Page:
Breaking Bad: Self-Defense in Washington, D.C. Assault Cases
- 17 Dec
While there is no such thing as a typical D.C. assault, “victims” are rarely bystanders who are randomly assaulted by strangers. No, most clients looking for a Washington, D.C. assault lawyer were 1) involved in a domestic situation, or 2) in a bar or club fight. While a domestic assault, by definition, involves people who already know each other, a bar or club fight usually involves strangers. And often lots of alcohol.
Especially in Washington, D.C., assault lawyers represent clients who went looking for some fun, but found legal trouble instead. Whether in the bars of Adams Morgan or the clubs on K Street, a disagreement or misunderstanding with a fellow reveler often leads to punches thrown and blows landed. Washington Metropolitan Police are summoned, witnesses are questioned, and arrests are made. By the very nature of these incidents, witnesses and participants are generally unreliable historians, and what police are told is rarely the whole story. But because that can be difficult to figure out, the wrong person is often arrested.
Your Washington, D.C. criminal assault lawyer will likely be very familiar with the theory of self-defense. It is the most common defense to assault charges, and probably the most successful. That’s because almost all bar and club fights may start with one person throwing a punch, but end with two or more people getting involved in the fracas. When everyone who saw the fight is intoxicated to some extent or another, determining who struck first is virtually impossible. Police understand this, so sometimes they simply arrest the person who isn’t bleeding. Sometimes that’s right, but not always.
To prove self-defense in a Washington, D.C. assault case, evidence must be presented at trial that the defendant actually believed they were in imminent danger of bodily harm and that belief was reasonable. In addition, the amount of force used by the defendant must also be reasonable. In order to successfully put on self-defense, all of the elements must be met. For instance, if a drunk moron gets in your face and gives you a shove while in line for the bathroom, you probably have the right to push him back, and maybe have the right to punch him. But you don’t have the right to break your bud-light bottle on the table, and stick it in his throat. That’s not reasonable. You may have had a reasonable belief that you were in danger of bodily harm, but you got a little carried away on the response.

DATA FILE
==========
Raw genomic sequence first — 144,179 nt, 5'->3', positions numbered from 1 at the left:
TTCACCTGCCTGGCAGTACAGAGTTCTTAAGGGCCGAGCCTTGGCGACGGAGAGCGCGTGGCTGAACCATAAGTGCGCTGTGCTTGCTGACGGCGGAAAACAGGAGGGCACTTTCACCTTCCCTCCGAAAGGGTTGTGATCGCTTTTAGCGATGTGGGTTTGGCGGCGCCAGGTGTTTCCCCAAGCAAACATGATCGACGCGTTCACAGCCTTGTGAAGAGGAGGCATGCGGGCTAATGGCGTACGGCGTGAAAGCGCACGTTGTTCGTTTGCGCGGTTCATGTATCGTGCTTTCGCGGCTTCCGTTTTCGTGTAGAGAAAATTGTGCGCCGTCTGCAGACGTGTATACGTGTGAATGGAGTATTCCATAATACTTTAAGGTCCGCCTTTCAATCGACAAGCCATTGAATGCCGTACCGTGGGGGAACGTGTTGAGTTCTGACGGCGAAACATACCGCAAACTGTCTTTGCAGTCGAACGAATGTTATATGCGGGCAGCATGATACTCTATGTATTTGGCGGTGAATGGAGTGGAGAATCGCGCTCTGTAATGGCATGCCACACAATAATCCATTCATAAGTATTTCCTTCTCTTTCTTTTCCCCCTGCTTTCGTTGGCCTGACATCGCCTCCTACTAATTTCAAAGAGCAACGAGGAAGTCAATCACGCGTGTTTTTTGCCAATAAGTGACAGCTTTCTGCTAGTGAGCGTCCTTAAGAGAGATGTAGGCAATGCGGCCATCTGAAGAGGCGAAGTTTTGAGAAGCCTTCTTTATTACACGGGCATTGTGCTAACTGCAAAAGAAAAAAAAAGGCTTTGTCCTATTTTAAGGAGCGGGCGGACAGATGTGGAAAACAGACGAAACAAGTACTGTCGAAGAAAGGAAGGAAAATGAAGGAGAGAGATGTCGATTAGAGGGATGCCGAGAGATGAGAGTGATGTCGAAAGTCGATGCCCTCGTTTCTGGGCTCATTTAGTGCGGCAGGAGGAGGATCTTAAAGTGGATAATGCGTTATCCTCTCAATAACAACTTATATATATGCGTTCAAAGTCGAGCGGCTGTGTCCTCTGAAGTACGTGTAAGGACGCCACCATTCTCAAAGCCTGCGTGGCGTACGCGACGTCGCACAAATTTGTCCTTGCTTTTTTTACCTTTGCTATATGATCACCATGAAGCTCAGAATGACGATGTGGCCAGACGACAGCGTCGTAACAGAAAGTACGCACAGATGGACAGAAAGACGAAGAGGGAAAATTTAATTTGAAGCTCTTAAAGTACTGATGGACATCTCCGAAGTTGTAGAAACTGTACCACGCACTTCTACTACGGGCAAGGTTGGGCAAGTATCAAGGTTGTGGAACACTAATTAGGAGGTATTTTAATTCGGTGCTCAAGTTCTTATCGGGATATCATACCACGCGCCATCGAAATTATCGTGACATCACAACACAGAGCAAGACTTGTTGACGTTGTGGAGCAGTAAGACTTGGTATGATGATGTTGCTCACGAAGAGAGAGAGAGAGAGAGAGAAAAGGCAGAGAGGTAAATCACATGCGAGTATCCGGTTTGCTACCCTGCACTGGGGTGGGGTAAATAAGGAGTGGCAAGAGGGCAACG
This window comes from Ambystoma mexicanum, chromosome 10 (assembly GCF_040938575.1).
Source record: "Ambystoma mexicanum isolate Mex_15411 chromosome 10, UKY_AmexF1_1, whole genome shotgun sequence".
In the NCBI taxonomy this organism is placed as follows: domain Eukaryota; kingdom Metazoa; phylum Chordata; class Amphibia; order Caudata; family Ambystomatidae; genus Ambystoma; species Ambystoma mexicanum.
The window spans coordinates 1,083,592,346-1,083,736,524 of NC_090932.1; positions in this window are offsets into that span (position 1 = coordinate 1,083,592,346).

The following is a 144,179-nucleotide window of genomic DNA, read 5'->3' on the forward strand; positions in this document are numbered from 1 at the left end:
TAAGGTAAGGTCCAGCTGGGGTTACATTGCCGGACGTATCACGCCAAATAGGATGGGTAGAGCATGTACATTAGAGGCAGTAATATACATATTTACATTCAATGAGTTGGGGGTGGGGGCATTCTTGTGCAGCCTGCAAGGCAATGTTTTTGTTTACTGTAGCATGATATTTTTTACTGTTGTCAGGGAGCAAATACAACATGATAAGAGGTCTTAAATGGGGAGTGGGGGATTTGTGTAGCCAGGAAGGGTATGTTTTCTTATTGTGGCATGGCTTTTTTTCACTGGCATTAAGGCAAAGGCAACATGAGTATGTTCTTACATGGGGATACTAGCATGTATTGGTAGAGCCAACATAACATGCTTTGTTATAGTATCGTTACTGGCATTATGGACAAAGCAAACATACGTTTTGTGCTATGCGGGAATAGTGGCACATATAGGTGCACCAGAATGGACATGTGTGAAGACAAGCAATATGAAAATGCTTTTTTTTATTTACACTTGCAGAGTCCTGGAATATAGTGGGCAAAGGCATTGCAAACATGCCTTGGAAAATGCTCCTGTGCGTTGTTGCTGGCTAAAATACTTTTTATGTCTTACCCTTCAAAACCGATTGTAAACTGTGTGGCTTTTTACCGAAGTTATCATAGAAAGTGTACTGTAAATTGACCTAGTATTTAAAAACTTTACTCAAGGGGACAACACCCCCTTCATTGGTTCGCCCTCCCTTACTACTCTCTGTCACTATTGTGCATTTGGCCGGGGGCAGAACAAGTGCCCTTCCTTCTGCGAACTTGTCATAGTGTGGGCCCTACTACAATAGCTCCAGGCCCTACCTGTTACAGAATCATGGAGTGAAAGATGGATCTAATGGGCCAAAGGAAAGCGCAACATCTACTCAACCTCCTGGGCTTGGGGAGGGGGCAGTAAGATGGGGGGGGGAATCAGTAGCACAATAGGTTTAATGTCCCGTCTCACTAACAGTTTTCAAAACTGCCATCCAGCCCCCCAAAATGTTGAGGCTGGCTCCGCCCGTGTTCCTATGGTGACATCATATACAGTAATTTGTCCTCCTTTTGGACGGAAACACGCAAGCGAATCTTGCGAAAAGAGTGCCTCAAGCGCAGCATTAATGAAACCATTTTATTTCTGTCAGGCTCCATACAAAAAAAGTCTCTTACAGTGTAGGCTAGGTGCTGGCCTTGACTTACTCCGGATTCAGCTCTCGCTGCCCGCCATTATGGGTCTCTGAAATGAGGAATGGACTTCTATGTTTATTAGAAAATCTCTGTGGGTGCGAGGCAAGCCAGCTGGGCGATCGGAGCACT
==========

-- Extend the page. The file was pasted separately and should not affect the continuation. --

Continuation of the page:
The beauty of self-defense is that, if your Washington, D.C. criminal defense lawyer manages to elicit any testimony that supports the theory, it becomes the government’s burden to prove beyond a reasonable doubt that you weren’t acting in self-defense. If the prosecutor fails to do so, the judge must find you not guilty.
Another common defense to Washington, D.C. assault cases, and related to self-defense, is “defense of others.” What this means is that if you have a reasonable belief that someone else is in danger of imminent bodily harm, you have the right to defend them. So if that drunk moron gets in your girlfriend’s face, and you think he’s going to get rough, then you have the right to jump in. The elements of proof are the same for defense of others as they are for self-defense. And again, the burden shifts to the government if any evidence is introduced that suggests your actions were in defense of others.
Bar and club assault cases are the some of the hardest cases for the government to prove. The drunker the witnesses were, the less reliable their testimony is. Your D.C. assault lawyer will exploit this fact, and hopefully create enough reasonable doubt to win your case.